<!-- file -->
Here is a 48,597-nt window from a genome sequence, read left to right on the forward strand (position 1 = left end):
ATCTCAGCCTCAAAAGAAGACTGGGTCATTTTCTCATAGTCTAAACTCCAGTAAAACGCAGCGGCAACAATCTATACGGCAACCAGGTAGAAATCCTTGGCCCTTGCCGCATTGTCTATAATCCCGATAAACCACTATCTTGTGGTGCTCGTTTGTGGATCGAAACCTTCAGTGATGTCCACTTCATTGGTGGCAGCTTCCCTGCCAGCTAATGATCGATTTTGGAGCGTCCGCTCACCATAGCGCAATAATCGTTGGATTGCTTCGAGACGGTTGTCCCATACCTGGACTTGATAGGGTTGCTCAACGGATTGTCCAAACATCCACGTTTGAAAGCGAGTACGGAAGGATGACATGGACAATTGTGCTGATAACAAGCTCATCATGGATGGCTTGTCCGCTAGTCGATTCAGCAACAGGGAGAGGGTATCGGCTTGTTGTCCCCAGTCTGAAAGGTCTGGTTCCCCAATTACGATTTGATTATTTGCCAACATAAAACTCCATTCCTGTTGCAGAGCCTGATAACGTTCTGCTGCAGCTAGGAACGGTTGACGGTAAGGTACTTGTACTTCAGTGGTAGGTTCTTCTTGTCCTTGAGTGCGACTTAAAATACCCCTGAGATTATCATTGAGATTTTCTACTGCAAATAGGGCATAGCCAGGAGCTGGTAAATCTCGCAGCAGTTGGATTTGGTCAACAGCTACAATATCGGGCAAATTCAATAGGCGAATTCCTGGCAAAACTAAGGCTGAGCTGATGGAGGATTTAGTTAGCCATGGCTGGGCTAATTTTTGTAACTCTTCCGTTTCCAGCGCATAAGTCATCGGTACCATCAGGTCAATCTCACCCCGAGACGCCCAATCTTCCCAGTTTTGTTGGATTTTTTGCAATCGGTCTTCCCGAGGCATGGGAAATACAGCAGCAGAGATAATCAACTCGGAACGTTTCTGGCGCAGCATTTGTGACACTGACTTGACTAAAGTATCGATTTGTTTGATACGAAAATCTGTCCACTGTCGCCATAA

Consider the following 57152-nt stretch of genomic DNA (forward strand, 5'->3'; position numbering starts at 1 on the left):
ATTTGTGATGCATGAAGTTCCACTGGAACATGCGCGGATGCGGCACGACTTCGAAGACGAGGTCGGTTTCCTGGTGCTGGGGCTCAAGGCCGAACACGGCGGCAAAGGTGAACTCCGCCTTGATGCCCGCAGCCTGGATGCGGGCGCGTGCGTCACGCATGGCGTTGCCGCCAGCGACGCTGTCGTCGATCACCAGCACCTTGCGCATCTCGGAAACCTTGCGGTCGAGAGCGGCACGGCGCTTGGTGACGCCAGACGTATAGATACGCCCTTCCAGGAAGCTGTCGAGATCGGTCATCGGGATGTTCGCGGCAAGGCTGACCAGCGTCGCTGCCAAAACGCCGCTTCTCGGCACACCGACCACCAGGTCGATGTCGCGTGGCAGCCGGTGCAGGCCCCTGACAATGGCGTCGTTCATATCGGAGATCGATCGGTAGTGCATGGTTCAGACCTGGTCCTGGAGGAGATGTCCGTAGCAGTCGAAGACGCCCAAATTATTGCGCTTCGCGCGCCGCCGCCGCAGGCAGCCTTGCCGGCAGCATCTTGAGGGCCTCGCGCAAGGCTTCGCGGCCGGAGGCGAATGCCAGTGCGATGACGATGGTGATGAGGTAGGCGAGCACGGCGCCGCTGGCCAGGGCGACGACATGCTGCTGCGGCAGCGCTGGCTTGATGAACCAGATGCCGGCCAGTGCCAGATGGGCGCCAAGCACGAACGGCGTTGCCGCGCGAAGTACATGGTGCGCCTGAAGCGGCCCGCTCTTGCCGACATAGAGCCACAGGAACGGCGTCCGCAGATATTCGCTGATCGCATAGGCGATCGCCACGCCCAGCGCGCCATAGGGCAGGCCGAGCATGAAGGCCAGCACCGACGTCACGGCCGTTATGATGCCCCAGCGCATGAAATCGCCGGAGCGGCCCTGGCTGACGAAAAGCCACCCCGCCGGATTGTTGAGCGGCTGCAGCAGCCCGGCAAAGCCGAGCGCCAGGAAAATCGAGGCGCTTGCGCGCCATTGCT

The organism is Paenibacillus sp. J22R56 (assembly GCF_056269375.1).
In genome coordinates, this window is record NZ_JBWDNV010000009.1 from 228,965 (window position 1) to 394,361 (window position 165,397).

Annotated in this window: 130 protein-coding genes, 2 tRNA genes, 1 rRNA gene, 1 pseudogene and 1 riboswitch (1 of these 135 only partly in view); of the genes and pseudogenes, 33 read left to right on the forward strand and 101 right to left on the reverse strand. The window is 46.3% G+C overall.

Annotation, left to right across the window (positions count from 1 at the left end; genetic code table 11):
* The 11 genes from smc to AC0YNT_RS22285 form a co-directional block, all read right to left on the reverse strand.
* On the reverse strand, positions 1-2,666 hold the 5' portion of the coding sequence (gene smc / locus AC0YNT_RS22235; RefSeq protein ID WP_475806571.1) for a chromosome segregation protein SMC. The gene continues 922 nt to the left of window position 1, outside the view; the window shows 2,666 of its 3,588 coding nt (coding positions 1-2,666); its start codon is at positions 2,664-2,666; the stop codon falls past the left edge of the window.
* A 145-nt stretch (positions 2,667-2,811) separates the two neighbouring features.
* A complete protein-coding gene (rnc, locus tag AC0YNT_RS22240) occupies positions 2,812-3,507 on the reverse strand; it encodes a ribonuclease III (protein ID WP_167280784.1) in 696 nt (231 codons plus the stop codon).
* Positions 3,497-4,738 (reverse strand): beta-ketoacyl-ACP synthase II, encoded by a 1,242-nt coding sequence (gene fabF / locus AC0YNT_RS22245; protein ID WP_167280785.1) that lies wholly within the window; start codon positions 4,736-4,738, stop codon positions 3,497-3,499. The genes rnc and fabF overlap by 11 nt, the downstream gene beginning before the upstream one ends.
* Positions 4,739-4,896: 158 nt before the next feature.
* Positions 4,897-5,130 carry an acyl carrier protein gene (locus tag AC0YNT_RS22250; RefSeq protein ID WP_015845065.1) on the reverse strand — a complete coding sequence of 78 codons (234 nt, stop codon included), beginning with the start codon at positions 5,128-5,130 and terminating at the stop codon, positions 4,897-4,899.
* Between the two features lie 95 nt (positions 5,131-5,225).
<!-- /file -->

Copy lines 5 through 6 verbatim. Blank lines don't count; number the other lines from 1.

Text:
The organism is Paenibacillus sp. J22R56 (assembly GCF_056269375.1).
In genome coordinates, this window is record NZ_JBWDNV010000009.1 from 228,965 (window position 1) to 394,361 (window position 165,397).